And sure, as an editor, I sometimes think about all of these people while editing a text, too, but I also know that ultimately, the book truly belongs to the author, and although I may ask them to change something, they have every right to say no. When I bring a book to editorial meeting and then on to our acquisitions committee, sometimes (often) different people have different opinions. One person might hate a part of the book that was someone else's favorite part. Some people might dislike a plot twist that others think make the book special. It goes on and on. And so I've come to realize that when it comes time for me to edit the manuscript and work with the author on making the book better, I have to decide in my own heart and mind what I feel the book needs, regardless of whose feedback it goes against. Because I know that in the end, if the author can make it work (and of course they can!), the readers will accept it.
Designers don't have that freedom. They have to answer to all the people I've mentioned above. That's their job. And I know that in the past I've struggled sometimes with trying to balance the designer's vision with that of the author's--it's a shame when they aren't aligned. Personally, I trust our designers and their vision, and love working with them on cover designs. In some cases, I have an idea of what I want the cover to look like, but oftentimes I'll wait and see what the designer comes up with first so as not to taint their creativity. Sometimes I just have a feeling I want to convey. "The cover should be joyful, full of color and light" or "it should be thoughtful and quiet, have a very literary feel" or "I want to make sure that the cover has crossover adult appeal" and so on. And the designer takes this all in and works their magic. And although it might take a few takes, the designer never lets me down.
There have been times where I'm discussing a novel with the designer and telling them, honestly, that I have no idea what I envision for the cover. One example is for the novel Firegirl by Tony Abbott, which is about what happens when a new girl joins a 7th-grade class. The new girl is a victim of severe burns on her face and body, and because of her appearance, some of the class fear her. The only image that came to mind when thinking about the cover, which I knew would not be appropriate, was to show a photograph of a girl being burned. And so I put it completely in the designer's hands. She came back with an idea I found absolutely perfect. This is one of my favorite covers for a book I've edited. What do you think?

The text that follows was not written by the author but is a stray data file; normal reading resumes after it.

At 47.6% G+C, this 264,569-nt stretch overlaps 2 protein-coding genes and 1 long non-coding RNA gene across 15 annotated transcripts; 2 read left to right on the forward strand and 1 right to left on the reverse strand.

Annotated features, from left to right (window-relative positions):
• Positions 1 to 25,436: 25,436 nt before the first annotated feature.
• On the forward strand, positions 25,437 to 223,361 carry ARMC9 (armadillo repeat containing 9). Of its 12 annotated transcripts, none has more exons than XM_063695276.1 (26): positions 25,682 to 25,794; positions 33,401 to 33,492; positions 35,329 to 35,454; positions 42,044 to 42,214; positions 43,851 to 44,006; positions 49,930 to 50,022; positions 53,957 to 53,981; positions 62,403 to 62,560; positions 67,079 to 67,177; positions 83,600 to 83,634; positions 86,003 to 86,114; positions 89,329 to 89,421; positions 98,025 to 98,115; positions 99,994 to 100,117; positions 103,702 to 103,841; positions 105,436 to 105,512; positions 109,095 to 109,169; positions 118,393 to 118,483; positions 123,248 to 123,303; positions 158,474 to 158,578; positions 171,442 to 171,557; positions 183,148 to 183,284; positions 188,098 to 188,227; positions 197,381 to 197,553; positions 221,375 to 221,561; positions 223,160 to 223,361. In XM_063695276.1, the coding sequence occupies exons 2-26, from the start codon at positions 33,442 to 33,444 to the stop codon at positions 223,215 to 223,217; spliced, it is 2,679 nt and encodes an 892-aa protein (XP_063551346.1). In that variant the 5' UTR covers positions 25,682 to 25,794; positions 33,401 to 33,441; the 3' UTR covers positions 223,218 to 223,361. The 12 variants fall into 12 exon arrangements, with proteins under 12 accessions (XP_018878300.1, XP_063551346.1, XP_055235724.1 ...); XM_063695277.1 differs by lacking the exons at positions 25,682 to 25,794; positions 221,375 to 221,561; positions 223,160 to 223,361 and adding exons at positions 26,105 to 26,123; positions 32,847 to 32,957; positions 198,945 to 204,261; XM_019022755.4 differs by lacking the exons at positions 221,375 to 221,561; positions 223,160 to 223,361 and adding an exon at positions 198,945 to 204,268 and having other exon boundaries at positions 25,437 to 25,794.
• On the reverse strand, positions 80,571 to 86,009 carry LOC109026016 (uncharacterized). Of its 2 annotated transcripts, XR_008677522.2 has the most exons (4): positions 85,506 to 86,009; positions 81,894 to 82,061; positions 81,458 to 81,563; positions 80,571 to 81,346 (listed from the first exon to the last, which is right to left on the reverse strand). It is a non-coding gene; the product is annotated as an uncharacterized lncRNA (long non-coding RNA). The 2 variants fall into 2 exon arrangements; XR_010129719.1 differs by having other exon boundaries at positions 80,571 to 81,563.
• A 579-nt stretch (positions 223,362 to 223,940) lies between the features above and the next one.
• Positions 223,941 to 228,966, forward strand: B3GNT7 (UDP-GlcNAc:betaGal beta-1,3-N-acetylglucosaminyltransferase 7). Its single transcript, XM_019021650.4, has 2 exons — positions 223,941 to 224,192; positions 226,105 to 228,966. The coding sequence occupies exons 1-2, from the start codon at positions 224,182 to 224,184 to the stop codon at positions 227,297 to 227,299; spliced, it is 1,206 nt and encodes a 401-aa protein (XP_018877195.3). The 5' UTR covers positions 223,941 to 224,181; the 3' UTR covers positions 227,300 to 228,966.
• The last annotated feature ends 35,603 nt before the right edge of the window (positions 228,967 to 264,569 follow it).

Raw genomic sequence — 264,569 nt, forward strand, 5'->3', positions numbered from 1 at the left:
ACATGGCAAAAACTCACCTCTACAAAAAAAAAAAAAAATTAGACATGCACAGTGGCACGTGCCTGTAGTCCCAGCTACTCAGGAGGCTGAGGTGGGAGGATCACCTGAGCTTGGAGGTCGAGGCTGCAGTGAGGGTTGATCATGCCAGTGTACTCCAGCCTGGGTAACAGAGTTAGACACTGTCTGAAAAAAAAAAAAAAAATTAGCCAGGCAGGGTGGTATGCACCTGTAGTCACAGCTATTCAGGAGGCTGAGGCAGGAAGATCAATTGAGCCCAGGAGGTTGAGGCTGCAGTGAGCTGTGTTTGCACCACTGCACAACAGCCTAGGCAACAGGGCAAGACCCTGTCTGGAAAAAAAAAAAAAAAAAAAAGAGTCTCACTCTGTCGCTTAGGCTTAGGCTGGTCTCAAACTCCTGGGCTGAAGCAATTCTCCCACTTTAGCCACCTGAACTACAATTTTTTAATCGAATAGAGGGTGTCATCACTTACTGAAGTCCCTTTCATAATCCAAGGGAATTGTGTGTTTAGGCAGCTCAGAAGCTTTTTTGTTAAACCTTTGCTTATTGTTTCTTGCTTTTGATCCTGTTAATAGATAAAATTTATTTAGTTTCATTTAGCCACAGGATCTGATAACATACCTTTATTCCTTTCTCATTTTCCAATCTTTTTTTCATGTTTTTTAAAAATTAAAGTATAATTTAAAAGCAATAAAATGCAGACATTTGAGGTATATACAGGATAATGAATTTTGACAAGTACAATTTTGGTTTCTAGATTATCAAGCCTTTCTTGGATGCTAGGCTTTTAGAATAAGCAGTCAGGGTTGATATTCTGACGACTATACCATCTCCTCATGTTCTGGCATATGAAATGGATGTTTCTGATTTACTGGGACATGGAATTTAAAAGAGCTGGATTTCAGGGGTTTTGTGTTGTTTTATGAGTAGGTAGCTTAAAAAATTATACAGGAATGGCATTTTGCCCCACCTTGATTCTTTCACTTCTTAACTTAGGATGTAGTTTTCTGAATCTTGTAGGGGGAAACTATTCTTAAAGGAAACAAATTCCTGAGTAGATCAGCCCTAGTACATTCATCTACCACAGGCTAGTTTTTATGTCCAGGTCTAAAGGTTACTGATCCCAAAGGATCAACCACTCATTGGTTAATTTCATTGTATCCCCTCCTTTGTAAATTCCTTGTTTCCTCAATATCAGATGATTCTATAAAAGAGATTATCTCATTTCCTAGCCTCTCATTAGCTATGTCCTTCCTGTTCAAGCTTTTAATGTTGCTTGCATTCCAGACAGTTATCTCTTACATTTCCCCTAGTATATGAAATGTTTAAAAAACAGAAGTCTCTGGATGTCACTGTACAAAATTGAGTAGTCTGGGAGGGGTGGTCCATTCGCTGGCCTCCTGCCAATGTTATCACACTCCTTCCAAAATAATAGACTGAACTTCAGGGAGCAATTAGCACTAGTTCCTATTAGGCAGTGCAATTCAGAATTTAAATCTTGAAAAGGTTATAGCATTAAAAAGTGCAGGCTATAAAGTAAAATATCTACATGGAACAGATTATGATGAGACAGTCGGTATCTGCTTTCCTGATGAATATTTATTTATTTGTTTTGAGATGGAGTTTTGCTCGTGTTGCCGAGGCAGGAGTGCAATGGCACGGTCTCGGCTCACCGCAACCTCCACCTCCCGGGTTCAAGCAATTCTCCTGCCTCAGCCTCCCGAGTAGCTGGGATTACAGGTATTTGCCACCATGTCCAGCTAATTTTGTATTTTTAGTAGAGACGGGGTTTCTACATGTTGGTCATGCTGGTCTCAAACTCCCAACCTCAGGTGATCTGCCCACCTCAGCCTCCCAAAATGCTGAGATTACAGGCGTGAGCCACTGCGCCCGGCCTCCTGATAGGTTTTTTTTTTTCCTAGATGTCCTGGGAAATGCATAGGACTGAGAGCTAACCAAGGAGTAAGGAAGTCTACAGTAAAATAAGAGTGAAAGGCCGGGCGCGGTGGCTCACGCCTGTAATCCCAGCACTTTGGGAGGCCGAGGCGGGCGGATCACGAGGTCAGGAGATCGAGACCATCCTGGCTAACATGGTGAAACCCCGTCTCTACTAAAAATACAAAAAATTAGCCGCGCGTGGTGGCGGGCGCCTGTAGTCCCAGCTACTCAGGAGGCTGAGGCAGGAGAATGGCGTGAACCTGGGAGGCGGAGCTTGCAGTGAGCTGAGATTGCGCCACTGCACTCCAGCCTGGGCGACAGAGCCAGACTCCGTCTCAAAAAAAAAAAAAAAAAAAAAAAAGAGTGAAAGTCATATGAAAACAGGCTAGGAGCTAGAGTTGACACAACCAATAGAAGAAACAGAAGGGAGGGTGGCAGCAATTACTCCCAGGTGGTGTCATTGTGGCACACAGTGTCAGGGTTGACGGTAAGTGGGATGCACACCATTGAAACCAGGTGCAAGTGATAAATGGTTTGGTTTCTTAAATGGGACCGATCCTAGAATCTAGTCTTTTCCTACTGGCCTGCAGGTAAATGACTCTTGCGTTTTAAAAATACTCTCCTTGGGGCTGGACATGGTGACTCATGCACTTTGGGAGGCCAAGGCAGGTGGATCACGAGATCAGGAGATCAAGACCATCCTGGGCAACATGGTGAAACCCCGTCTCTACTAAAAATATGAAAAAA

Another thing difficult about book design is that everyone has an opinion about covers. It's inevitable. We judge a book by its cover, after all! And in the case of picture books (as many of my fellow BRGs know) and some novels, you're working with an illustrator or author who is an artist, and sometimes also a designer themselves, and then the designer has to adjust how they work even more, and weigh everything with their own expertise, and their own knowledge about what works and what doesn't in regards to the market and our own jacket committee. It's not an easy task. I feel lucky to work with such talented designers. They rock! Here's a sampling of some recent and upcoming novel covers our designers have done that I especially love:
In somewhat related news, I'll be speaking at the Mid-Atlantic SCBWI conference in October and have been asked to talk about the process of how illustrators are chosen. I'll no doubt be polling our talented design team for some feedback and anecdotes, and I hope to be able to share more posts about book design in the future.
Here are a few blogs dealing with book design:
Mishaps and Adventures is the blog of an art director
Jacket Whys discusses children's and YA book covers
The Book Design Review discusses the cover design of adult books
What are some of your favorite book covers?